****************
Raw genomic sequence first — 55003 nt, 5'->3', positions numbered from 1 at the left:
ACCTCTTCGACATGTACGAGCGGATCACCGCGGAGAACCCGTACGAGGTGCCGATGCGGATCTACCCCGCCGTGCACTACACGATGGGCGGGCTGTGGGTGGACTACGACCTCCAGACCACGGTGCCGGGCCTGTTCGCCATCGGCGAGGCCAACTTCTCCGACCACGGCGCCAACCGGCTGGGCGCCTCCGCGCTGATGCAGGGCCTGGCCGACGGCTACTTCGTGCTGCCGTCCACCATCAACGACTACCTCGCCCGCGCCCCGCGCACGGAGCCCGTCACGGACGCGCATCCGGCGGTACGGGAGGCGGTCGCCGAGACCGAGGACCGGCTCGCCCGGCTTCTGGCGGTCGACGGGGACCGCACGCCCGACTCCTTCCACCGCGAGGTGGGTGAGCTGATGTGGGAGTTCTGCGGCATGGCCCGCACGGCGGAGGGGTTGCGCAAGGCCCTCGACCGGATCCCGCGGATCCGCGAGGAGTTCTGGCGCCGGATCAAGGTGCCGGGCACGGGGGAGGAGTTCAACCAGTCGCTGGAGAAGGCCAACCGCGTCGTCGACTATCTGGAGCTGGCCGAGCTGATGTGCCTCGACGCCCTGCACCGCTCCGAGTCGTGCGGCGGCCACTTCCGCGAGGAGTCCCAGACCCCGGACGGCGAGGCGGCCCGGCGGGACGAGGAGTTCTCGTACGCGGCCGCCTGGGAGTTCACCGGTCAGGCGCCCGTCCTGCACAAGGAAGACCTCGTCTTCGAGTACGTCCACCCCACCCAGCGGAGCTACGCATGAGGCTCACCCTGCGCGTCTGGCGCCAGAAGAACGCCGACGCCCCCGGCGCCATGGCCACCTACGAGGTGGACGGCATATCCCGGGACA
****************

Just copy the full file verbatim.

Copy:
Raw genomic sequence first — 55003 nt, 5'->3', positions numbered from 1 at the left:
ACCTCTTCGACATGTACGAGCGGATCACCGCGGAGAACCCGTACGAGGTGCCGATGCGGATCTACCCCGCCGTGCACTACACGATGGGCGGGCTGTGGGTGGACTACGACCTCCAGACCACGGTGCCGGGCCTGTTCGCCATCGGCGAGGCCAACTTCTCCGACCACGGCGCCAACCGGCTGGGCGCCTCCGCGCTGATGCAGGGCCTGGCCGACGGCTACTTCGTGCTGCCGTCCACCATCAACGACTACCTCGCCCGCGCCCCGCGCACGGAGCCCGTCACGGACGCGCATCCGGCGGTACGGGAGGCGGTCGCCGAGACCGAGGACCGGCTCGCCCGGCTTCTGGCGGTCGACGGGGACCGCACGCCCGACTCCTTCCACCGCGAGGTGGGTGAGCTGATGTGGGAGTTCTGCGGCATGGCCCGCACGGCGGAGGGGTTGCGCAAGGCCCTCGACCGGATCCCGCGGATCCGCGAGGAGTTCTGGCGCCGGATCAAGGTGCCGGGCACGGGGGAGGAGTTCAACCAGTCGCTGGAGAAGGCCAACCGCGTCGTCGACTATCTGGAGCTGGCCGAGCTGATGTGCCTCGACGCCCTGCACCGCTCCGAGTCGTGCGGCGGCCACTTCCGCGAGGAGTCCCAGACCCCGGACGGCGAGGCGGCCCGGCGGGACGAGGAGTTCTCGTACGCGGCCGCCTGGGAGTTCACCGGTCAGGCGCCCGTCCTGCACAAGGAAGACCTCGTCTTCGAGTACGTCCACCCCACCCAGCGGAGCTACGCATGAGGCTCACCCTGCGCGTCTGGCGCCAGAAGAACGCCGACGCCCCCGGCGCCATGGCCACCTACGAGGTGGACGGCATATCCCGGGACA